Today it is common to hear about the negative results due to the economic downturn, but what about some of the positive results making its way through to improve the economy?
Doug Hollinger, science teacher at Pavilion Central School has spent the past three years researching, calling, and making final decisions for a wind turbine incentive at the school.
Last August a 120-foot tall wind turbine was installed behind the school to accompany the solar panel located on the school’s roof. In late November the turbine was producing electricity.
“It’s really exciting,” said Hollinger, who wrote the turbine curriculum for the elementary, middle and high school. The curriculum involved math, economics, and social aspects of renewable energy.
A lot of time was spent deciding which turbine and program would best fit the school.
“I researched a lot of different turbines and felt this one (Bergy Wind power) was the strongest,” said Hollinger.
The turbine generates about 2-4 percent of electricity and was installed by Sustainable Energy Systems (SED). It is a 10kw wind turbine manufactured by Bergy Windpower. The turbine hasn’t needed any routine maintenance yet, said Hollinger, but Bergy would be responsible for the costs.
In 2002 a solar panel was installed and has been a great hands-on learning experience for students.
Hollinger and Superintendent of the Pavilion School District, Edward Orman agreed the project was not for the primary purpose of generating electricity.
“This is a great educational opportunity for students, and the community,” said Orman.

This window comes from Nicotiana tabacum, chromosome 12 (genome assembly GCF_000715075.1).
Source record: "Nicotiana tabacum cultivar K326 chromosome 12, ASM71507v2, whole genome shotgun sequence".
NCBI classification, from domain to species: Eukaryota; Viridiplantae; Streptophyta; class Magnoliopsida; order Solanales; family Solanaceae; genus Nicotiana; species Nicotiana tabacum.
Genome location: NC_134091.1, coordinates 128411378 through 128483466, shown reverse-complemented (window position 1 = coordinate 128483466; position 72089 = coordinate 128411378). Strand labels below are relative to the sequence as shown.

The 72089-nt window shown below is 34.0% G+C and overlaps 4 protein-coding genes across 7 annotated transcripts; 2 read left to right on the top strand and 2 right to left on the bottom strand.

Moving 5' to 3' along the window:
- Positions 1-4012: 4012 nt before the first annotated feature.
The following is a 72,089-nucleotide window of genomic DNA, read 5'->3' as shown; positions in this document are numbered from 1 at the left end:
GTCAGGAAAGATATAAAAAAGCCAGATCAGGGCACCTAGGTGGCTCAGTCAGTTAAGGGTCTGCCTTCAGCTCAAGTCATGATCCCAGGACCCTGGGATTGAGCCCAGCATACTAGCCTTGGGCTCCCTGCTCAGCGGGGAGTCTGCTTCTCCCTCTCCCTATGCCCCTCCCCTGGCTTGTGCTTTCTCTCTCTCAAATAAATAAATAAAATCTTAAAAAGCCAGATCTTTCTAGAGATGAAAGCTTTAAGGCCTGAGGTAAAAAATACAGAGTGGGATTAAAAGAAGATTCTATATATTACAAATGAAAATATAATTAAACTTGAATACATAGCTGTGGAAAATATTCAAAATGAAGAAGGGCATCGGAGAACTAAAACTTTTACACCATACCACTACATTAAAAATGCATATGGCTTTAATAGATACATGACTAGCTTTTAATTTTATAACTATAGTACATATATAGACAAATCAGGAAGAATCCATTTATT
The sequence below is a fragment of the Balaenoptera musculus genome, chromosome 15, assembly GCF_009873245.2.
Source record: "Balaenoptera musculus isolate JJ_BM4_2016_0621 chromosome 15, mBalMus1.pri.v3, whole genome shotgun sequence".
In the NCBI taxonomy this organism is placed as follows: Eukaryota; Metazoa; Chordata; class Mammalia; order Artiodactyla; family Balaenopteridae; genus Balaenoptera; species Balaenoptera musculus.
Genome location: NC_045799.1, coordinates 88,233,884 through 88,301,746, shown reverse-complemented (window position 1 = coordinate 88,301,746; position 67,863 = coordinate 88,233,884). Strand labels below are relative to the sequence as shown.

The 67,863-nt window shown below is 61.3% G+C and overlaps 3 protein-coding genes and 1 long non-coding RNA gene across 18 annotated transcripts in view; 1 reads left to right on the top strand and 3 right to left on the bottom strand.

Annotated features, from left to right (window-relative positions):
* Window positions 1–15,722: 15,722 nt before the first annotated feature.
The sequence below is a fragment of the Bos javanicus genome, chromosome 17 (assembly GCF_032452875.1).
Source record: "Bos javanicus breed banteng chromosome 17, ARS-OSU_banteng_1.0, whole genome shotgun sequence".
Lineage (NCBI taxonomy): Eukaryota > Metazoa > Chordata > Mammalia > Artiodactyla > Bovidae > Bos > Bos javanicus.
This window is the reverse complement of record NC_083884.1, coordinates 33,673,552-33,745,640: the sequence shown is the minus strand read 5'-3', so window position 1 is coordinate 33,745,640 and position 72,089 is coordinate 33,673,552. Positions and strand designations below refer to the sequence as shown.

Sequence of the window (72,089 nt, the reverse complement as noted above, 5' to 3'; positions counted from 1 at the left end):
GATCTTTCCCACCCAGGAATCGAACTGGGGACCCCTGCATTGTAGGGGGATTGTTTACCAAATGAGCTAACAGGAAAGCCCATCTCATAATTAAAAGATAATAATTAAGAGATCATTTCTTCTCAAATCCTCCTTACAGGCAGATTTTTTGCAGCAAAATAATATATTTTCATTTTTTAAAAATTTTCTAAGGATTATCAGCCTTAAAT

The school received an incentive through NYSERDA to cover 70 percent of the cost of the wind turbine. The actual cost of the turbine was in the $70,000 range.
Hollinger has partnered with Draker Laboratories to bring the facts of renewable energy directly into the classroom. Hollinger says it is so important to be committed to the students and continue to meet the challenges of our future.
“We have to look at other ways of producing energy,” said Hollinger, “And not just study this out of books.” Hollinger said climate change is just one of the many reasons why this is so important.
The best part of the turbine is the educational opportunities it offers. Data Aquistion unit is a program that will allow students to view the rpm of voltage, propellers, current, power, wind speed and direction, and barometric pressure on the classroom computers from sensors on the wind turbine. This information can also be viewed by the public.
Hollinger said this is the most frustrating part of waiting for the program to go through because it is an important learning tool for students.
“I am hoping in a couple weeks, we will have the program,” said Hollinger.
Hollinger said students make graphs to show how the weather affects performance.
There was a town support meeting on the subject and Hollinger said he expected to hear both positive and negative remarks.
“I went into the meeting thinking it would generate arguments,” said Hollinger who was surprised to find out everyone was all in favor of the idea.”
Hollinger and Orman said the process was very long because they were the first public school in New York to have a wind turbine installed.
Orman and Hollinger agreed it is something to be very proud of.